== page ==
Paul Krugman writes about the impact of income inequality on the economy as a whole and political polarization HERE:
For the past century, political polarization has closely tracked income inequality, and there’s every reason to believe that the relationship is causal. Specifically, money buys power, and the increasing wealth of a tiny minority has effectively bought the allegiance of one of our two major political parties, in the process destroying any prospect for cooperation.
And the takeover of half our political spectrum by the 0.01 percent is, I’d argue, also responsible for the degradation of our economic discourse, which has made any sensible discussion of what we should be doing impossible.
Now, however, the Republican Party is dominated by doctrines formerly on the political fringe. Friedman called for monetary flexibility; today, much of the G.O.P. is fanatically devoted to the gold standard. N. Gregory Mankiw of Harvard University, a Romney economic adviser, once dismissed those claiming that tax cuts pay for themselves as “charlatans and cranks”; today, that notion is very close to being official Republican doctrine.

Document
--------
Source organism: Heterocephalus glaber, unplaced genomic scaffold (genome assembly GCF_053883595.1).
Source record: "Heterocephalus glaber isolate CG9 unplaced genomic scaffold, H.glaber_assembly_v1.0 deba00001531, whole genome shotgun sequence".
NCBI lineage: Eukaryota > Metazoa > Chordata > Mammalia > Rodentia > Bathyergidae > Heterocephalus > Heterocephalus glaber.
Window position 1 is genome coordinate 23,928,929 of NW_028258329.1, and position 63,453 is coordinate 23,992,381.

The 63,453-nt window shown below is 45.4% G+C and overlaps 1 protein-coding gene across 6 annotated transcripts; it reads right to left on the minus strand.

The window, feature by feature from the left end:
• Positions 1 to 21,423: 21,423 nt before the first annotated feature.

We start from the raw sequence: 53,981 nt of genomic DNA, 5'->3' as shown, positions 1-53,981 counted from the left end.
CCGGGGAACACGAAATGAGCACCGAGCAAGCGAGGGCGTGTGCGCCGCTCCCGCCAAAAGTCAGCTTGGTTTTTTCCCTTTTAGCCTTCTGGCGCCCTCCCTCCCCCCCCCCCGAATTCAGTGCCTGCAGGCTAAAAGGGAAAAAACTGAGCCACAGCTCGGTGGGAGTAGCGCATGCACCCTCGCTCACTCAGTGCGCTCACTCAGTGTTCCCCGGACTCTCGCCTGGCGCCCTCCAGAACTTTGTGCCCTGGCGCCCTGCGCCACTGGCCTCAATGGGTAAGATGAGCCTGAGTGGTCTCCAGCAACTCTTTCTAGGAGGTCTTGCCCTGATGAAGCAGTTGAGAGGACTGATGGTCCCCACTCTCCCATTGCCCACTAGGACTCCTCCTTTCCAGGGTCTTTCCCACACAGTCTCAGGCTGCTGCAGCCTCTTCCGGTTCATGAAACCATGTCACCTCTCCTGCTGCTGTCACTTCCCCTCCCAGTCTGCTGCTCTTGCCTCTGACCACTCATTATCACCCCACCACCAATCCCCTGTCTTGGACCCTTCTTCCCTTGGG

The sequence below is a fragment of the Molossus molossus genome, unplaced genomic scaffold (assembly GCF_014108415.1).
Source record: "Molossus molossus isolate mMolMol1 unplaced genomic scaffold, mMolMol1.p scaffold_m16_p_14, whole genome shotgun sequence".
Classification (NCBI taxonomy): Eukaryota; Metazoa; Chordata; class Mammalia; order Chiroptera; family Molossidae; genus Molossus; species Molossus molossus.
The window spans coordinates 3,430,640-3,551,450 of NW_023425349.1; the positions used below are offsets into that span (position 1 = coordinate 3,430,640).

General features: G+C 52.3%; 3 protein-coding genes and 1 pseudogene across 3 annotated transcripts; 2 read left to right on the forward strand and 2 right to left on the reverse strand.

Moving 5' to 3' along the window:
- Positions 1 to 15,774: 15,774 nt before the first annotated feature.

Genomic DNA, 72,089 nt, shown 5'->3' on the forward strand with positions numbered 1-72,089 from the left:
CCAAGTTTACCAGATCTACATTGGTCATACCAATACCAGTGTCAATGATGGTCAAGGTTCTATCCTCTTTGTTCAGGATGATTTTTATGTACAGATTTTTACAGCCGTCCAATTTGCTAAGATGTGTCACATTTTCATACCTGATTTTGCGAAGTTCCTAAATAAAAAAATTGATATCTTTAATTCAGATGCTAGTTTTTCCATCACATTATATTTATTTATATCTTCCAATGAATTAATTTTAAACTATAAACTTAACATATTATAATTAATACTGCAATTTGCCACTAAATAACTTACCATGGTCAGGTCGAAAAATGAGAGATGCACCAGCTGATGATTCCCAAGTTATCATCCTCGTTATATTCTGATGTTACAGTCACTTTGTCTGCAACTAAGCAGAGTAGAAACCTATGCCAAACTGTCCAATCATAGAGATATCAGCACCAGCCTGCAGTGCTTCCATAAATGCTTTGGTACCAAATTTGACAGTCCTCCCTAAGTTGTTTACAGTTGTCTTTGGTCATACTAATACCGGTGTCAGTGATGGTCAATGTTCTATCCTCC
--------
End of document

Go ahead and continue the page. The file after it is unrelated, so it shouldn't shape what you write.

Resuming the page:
This chart below shows the correlation between income inequality and political polarization that Krugman speaks of. The writers of the report say (Source):
For the period since the onset of renewed polarization, we find strong evidence that “gridlock” has resulted in a less activist federal government. The passage of new laws has been curtailed due to the increasing difficulty of generating the requisite bipartisan coalitions. The effects on social and tax policy have been especially dramatic as real minimum wages have fallen, welfare devolved to the states, and tax rates have diminished. We also show how polarized politics has affected administrative and judicial politics.
The Social Security Administration released a report last year with some alarming statistics:
The gap between the United States’ rich and poor continued to grow last year, according to new government wage data.
With pay down and fewer jobs available, the Social Security Administration’s figures highlight one of the major issues of the Occupy Wall Street movement – widening income disparity, the Associated Press reported.
The SSA said 50 percent of workers made less than $26,364 last year — and most Americans have fewer job opportunities available to them. But the wealthiest Americans are relatively unscathed, with those earning $1 million or more jumping 18 percent from 2009.
Total employment fell again last year, dropping from 150.9 million in 2009 to 150.4 million in 2010. And in 2007, at the height of the recession, there were still 5.2 million more jobs than in 2010, the AP wrote.
The average income for Americans was $39,959 last year, but the median wage was just $26,364. The SSA wrote that this shows “the distribution of workers by wage level is highly skewed,” the AP reported.
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